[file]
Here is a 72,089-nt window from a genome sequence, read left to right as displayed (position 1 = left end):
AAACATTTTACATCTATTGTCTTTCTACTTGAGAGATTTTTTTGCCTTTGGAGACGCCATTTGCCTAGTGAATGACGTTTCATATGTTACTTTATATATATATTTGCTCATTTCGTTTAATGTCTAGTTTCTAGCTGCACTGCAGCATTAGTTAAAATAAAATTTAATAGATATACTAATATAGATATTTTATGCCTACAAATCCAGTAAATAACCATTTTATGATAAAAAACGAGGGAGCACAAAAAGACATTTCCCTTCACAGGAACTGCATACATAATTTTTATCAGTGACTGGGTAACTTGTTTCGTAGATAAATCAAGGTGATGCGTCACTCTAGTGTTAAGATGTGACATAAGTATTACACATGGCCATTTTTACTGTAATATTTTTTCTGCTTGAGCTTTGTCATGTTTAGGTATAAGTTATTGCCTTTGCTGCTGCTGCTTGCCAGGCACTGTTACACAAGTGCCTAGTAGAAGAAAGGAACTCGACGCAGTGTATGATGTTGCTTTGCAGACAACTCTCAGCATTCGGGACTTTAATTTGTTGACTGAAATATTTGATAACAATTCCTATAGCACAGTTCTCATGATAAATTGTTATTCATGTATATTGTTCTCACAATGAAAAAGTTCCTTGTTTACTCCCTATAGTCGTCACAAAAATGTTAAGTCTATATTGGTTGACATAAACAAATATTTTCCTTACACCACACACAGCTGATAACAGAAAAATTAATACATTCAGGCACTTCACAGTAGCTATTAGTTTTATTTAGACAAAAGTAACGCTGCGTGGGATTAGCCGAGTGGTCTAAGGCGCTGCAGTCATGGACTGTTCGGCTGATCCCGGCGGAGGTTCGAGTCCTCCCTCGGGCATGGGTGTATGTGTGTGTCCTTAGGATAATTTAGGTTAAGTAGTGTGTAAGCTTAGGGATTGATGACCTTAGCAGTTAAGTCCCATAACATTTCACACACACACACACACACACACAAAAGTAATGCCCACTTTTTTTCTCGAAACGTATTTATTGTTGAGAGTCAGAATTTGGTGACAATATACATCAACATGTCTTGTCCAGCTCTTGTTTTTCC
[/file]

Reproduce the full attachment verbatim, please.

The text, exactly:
Here is a 72,089-nt window from a genome sequence, read left to right as displayed (position 1 = left end):
AAACATTTTACATCTATTGTCTTTCTACTTGAGAGATTTTTTTGCCTTTGGAGACGCCATTTGCCTAGTGAATGACGTTTCATATGTTACTTTATATATATATTTGCTCATTTCGTTTAATGTCTAGTTTCTAGCTGCACTGCAGCATTAGTTAAAATAAAATTTAATAGATATACTAATATAGATATTTTATGCCTACAAATCCAGTAAATAACCATTTTATGATAAAAAACGAGGGAGCACAAAAAGACATTTCCCTTCACAGGAACTGCATACATAATTTTTATCAGTGACTGGGTAACTTGTTTCGTAGATAAATCAAGGTGATGCGTCACTCTAGTGTTAAGATGTGACATAAGTATTACACATGGCCATTTTTACTGTAATATTTTTTCTGCTTGAGCTTTGTCATGTTTAGGTATAAGTTATTGCCTTTGCTGCTGCTGCTTGCCAGGCACTGTTACACAAGTGCCTAGTAGAAGAAAGGAACTCGACGCAGTGTATGATGTTGCTTTGCAGACAACTCTCAGCATTCGGGACTTTAATTTGTTGACTGAAATATTTGATAACAATTCCTATAGCACAGTTCTCATGATAAATTGTTATTCATGTATATTGTTCTCACAATGAAAAAGTTCCTTGTTTACTCCCTATAGTCGTCACAAAAATGTTAAGTCTATATTGGTTGACATAAACAAATATTTTCCTTACACCACACACAGCTGATAACAGAAAAATTAATACATTCAGGCACTTCACAGTAGCTATTAGTTTTATTTAGACAAAAGTAACGCTGCGTGGGATTAGCCGAGTGGTCTAAGGCGCTGCAGTCATGGACTGTTCGGCTGATCCCGGCGGAGGTTCGAGTCCTCCCTCGGGCATGGGTGTATGTGTGTGTCCTTAGGATAATTTAGGTTAAGTAGTGTGTAAGCTTAGGGATTGATGACCTTAGCAGTTAAGTCCCATAACATTTCACACACACACACACACACACACAAAAGTAATGCCCACTTTTTTTCTCGAAACGTATTTATTGTTGAGAGTCAGAATTTGGTGACAATATACATCAACATGTCTTGTCCAGCTCTTGTTTTTCC